After largely ignoring the continent for years, Henry Kissinger, who shaped US foreign policy from 1969 to 1976 as secretary of state, became involved in successive crises in Ethiopia, Angola and Rhodesia in the 1970s.
The US intervention in Angola complicated the emerging conflict there that followed Portugal’s withdrawal from its African colonies after the fascist dictatorship was overthrown in a coup in Lisbon. Concerned that the communist MPLA forces would sweep to power and open the way for Soviet influence, Kissinger led the US into a lengthy involvement in Angola.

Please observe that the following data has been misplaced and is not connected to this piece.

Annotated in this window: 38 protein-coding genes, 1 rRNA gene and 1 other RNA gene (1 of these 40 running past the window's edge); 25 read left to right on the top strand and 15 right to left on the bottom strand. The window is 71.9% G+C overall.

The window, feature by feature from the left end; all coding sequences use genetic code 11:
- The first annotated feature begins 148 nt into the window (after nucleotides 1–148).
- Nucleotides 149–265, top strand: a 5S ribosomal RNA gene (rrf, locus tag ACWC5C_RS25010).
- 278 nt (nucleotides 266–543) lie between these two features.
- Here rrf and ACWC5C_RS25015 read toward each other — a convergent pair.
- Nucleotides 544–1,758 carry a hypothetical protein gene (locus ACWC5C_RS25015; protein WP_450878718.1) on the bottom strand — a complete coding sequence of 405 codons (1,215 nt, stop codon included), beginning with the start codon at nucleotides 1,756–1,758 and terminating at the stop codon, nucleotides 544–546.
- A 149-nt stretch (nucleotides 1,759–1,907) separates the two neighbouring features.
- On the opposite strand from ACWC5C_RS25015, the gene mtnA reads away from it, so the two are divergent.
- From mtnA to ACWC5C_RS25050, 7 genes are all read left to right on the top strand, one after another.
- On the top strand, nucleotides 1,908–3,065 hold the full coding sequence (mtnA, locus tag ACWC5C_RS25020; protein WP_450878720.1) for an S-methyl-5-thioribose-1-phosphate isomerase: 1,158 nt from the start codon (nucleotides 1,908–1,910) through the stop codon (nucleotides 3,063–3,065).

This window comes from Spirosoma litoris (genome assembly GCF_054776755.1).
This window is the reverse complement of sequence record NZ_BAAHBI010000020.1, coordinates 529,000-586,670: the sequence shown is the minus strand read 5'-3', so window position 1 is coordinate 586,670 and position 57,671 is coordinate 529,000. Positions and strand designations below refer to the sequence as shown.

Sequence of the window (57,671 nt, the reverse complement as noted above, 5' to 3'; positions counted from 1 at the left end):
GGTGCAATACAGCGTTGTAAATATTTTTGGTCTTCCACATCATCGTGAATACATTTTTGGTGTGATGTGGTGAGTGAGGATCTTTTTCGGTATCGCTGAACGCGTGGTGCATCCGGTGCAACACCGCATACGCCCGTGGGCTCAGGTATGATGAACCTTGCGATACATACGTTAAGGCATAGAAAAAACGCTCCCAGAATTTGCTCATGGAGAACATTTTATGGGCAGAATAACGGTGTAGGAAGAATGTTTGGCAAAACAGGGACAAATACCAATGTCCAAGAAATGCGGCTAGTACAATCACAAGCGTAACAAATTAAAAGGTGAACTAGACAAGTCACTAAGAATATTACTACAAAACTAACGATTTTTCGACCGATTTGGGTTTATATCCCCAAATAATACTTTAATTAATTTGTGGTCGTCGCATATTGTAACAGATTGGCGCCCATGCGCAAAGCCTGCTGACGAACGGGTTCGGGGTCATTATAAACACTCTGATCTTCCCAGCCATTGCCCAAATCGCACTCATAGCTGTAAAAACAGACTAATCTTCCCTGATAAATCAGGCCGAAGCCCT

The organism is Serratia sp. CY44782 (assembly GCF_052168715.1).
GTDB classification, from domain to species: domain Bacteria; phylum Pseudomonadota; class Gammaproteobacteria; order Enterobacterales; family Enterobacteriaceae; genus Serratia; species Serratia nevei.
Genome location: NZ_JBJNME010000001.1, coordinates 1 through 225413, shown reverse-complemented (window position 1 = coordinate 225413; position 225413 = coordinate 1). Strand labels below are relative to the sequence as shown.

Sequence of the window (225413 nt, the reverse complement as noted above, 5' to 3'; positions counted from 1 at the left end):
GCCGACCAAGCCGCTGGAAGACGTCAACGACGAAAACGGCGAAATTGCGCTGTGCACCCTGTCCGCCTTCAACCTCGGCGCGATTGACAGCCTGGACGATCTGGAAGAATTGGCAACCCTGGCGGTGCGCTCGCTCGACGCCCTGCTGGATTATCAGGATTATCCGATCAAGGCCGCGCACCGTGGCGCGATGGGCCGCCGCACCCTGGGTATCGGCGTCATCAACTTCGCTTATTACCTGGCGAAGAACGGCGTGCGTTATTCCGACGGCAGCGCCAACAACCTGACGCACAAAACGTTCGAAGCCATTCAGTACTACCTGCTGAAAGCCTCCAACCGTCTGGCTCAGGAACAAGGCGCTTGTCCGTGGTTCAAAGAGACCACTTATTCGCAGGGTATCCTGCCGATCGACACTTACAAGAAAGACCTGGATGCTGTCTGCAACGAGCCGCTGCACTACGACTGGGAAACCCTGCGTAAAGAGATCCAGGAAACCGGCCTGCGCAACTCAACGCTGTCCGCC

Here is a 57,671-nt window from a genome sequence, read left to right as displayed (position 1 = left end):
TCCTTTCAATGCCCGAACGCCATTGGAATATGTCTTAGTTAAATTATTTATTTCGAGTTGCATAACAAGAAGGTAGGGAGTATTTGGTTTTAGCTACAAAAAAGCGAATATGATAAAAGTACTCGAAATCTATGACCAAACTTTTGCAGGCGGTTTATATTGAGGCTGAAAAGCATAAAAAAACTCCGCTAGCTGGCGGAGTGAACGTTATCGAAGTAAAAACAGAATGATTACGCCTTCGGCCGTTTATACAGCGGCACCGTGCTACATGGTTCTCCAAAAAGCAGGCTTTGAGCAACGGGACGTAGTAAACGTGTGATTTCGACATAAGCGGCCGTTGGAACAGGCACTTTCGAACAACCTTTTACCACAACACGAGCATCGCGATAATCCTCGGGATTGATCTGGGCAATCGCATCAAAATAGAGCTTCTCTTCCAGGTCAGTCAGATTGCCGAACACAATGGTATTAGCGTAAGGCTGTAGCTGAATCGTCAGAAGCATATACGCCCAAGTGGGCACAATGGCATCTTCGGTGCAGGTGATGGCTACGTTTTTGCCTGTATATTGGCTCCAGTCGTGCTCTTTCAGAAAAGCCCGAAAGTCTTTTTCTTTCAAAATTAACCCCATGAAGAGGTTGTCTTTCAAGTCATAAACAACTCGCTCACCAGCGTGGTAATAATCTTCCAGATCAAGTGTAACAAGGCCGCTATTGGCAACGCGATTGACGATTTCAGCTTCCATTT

Nancy Mitchell, a historian of the cold war in Africa,…
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